The famed Larry-Dominique shootout May 22, 1988, lives on in song and story in these here parts, and why not? The Celtics won.
Be assured that pro basketball doesn't get any better than it was on that glorious Sunday afternoon. Here was a 118-116 Game 7 in which the Celtics and Hawks combined for 59 percent shooting while turning the ball over a scant 15 times. The Celtics were able to overcome 47 points by Dominique Wilkins because Larry Bird scored 20 of his 34 points on 9-for-10 fourth-quarter shooting. Their little Gunfight at OK Corral duel in the fourth quarter, when Larry had 20 and 'Nique had 15 and in which they had one stretch of three consecutive possessions when each scored, never has been surpassed.
What people in Boston don't realize is just how utterly devastating that loss was to the Hawks. A victory that day would have put them in the Eastern Conference finals for the only time since the team relocated from St. Louis in 1968. It would have validated professional basketball in Atlanta in a way that, curiously, still never has happened.
It remains, frankly, the great what-if? in Atlanta sports history, or so it would seem.
"I don't know," says Washington Nationals president Stan Kasten, who was running the Hawks (and the Braves) back then. "Certainly, it was the closest we came, and I think we were good enough to go farther. Interestingly, I thought we were better the next year. We brought in Moses [Malone] and Reggie [Theus] and we won  games. But we lost in the playoffs to a Milwaukee team we had beaten six times in the regular season."
With all due respect, the current coach of the Celtics - and point guard for that Hawks team - is not buying it. To Doc Rivers, that game and that series was indeed Atlanta's chance to establish itself. The team might have won more games the following year, but that didn't make it a better ballclub, in his humble estimation.
"There is no doubt," he says. "That was our shot."
Not surprisingly, Rivers does not have fond memories of that particular Game 7.
"I have never watched the game in its entirety," he says "and until last year, when Danny [Ainge] showed me a stat sheet, I thought I had played poorly." Au contraire, mon ami.
The truth is that the 26-year-old Glenn "Doc" Rivers had a great series. He had 16 points and 18 assists in that Game 7, and the latter figure wasn't even his series high, that being a 22-assist game in Atlanta's Game 4 victory. But Rivers remembers one thing, and one thing only, about his performance in that wondrous Game 7.
"DJ stole the ball from me at the end of the third quarter," he points out.
He's right about that. Dennis Johnson executed one of those patented DJ poke checks to relieve Doc of the ball as the Hawks were holding for the last shot in what was then an 82-82 game. DJ's coast-to-coast excursion sent the Celtics into the final period ahead by 2, rather than the other way around.
That Atlanta team was a deep, athletic aggregation. The front line of Wilkins, Tree Rollins, and Kevin Willis was a tough matchup. The Hawks came off the bench with Cliff Levingston and Antoine Carr, a pair of skilled, dangerous veterans. Rivers and Randy Wittman were a formidable backcourt, and they were nicely complemented by Spud Webb and John Battle. It was a very nice team, well coached by Mike Fratello.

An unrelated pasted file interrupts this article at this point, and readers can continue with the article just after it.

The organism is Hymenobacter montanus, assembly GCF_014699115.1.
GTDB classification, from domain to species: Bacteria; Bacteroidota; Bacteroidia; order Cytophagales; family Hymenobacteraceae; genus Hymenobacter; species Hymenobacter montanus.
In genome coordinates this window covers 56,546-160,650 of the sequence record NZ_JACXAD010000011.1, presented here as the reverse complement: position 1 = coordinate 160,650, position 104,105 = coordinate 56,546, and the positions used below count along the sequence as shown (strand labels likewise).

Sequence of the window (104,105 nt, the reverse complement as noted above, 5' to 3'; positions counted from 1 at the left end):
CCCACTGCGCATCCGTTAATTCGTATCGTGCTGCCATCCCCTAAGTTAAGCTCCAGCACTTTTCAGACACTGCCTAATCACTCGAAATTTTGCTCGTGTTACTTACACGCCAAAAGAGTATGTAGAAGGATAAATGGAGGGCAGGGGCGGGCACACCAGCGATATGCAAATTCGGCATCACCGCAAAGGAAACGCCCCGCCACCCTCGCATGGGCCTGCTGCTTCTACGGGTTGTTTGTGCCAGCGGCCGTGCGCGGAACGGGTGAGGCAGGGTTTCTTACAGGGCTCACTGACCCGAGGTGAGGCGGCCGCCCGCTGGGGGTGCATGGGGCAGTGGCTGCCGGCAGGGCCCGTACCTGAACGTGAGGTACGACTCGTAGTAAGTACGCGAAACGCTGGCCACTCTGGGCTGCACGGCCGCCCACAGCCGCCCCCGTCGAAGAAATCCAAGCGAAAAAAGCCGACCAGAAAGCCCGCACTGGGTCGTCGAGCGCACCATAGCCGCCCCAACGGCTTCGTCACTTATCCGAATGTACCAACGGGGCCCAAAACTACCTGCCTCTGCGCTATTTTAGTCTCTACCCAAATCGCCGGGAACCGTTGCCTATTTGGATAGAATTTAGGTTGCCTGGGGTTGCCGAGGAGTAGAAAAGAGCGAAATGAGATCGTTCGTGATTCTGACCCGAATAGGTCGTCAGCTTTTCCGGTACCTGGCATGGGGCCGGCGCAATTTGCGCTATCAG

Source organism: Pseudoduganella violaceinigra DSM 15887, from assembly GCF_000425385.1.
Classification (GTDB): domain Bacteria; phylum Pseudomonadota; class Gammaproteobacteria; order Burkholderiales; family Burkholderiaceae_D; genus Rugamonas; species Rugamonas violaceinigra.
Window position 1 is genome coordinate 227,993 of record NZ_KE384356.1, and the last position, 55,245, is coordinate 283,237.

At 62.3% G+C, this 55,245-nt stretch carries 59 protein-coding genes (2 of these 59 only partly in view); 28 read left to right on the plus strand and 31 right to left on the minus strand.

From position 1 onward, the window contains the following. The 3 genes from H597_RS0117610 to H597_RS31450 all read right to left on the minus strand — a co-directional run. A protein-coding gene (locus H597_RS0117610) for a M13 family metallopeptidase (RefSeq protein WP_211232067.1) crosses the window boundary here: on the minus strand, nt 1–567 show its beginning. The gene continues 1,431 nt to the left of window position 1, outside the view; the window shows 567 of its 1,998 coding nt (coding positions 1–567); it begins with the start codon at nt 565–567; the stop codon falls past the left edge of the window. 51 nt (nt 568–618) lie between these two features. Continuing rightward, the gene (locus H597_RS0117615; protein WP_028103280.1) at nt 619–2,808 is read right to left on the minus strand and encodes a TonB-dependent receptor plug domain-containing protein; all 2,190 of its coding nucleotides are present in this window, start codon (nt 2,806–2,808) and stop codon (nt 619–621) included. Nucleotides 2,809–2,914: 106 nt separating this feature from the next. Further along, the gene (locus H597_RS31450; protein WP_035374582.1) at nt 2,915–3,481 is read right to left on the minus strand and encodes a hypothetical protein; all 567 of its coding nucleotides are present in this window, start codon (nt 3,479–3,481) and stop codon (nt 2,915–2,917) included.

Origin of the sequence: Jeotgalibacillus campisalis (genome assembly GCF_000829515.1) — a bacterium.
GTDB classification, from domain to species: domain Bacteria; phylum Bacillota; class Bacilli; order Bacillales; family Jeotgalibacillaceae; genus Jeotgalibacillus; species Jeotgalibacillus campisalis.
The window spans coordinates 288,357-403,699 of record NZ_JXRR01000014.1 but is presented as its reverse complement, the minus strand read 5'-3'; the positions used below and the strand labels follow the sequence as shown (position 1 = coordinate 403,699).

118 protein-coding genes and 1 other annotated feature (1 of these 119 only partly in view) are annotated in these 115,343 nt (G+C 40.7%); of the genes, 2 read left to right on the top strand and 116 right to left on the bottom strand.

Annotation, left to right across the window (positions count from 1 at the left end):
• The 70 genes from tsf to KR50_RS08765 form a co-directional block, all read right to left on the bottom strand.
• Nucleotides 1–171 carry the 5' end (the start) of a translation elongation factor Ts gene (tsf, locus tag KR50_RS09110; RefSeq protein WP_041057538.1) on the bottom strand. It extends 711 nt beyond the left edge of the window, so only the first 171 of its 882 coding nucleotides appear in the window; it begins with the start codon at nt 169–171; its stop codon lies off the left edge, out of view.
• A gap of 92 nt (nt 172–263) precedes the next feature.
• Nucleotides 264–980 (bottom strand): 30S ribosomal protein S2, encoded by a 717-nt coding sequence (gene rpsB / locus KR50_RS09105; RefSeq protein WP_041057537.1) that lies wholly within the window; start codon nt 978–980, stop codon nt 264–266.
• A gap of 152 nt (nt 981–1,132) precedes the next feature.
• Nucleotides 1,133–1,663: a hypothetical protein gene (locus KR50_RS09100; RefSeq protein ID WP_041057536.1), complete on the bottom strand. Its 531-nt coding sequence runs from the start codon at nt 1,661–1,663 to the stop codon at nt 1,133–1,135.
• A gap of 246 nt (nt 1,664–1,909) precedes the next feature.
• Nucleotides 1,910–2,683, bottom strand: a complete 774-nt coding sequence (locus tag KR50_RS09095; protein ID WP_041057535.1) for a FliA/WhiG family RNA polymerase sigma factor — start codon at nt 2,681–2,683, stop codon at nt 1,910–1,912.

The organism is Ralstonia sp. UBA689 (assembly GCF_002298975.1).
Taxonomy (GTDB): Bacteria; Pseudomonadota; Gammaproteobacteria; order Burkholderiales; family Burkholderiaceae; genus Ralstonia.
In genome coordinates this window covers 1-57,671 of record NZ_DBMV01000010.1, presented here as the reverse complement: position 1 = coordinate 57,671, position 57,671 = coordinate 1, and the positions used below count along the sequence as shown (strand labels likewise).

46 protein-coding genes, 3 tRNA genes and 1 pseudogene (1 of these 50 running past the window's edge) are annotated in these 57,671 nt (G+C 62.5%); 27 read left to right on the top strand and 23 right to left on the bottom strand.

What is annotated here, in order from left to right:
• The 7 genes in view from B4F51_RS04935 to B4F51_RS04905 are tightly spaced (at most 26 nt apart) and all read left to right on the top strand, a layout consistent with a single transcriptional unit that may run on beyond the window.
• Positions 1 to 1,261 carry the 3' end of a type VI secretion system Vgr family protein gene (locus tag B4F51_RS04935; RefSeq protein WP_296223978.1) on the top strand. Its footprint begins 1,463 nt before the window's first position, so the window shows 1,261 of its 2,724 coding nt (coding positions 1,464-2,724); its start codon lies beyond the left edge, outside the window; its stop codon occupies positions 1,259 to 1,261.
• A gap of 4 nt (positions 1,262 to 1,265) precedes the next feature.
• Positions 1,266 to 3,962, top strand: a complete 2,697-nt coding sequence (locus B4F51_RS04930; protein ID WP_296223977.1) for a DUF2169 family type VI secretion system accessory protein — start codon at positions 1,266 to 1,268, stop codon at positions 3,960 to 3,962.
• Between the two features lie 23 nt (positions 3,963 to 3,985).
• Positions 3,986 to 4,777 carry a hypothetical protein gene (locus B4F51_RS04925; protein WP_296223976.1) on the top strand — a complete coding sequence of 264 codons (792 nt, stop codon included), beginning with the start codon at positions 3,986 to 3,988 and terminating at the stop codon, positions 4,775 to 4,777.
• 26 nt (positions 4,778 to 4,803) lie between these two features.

What will always pain the Hawks is that they had led the series, 3-2, when they took the fifth game by a 112-104 score. The Celtics had won 14 consecutive Game 5s at the Garden when tied at 2-2, which was a source of enormous organizational pride. That Atlanta victory made it three straight Hawk wins, signifying a clear momentum shift. "It's probably a feeling of embarrassment more than anything else," Bird explained.
"I remember a banner in the Omni for Game 6," Rivers says. "It said, 'Welcome To KC's Retirement Party,' " an allusion to K.C. Jones's announcement during the first-round Knicks series that he would be stepping down as coach. But the situation brought out the best in the Celtics. Ainge came up big with 22 points and 14 assists as Boston squeaked out a 102-100 triumph, setting the stage for Game 7.
According to Rivers, the Hawks, though disappointed, were not discouraged.
"We definitely thought we were going to win," he maintains.
Even without the Bird-Wilkins subplot in the fourth quarter, Game 7 was a classic. The combined 59 percent shooting and the 15 turnovers all happened under playoff defensive pressure. Kevin McHale had 33 points, 13 rebounds, and 4 blocks. Wittman, now coach of Minnesota Timberwolves, shot 10 for 12. There was greatness all over the place, with the last word going to, well, you know who.
"In that fourth quarter," Rivers says, "he was Larry Bird."
Kasten and Co. decided the Hawks needed an overhaul. They unloaded Willis and Wittman and brought in Malone and Theus. "I don't think it was a good idea," says Rivers. "I don't think we needed to make many changes. All we needed was a tweak. The next year we won more games, but we lost in the first round. That was a chemistry lesson for me."
The Hawks never have been that close again. In the four times they advanced to the second round since then, they never came close to another Game 7. This is their first trip to the playoffs since 1999.
But it's more than that. For most of the past two decades, the Hawks have been a blah franchise, with limited local juice. They have just drifted along as a basically irrelevant outpost on the NBA trail, simply because they never have been able to grab the city by the throat and demand attention. A victory over the Celtics on that Sunday afternoon might have changed everything.
"I do think if we had won that series it would have made a difference," says Rivers.
It's 20 years down the road. A city awaits.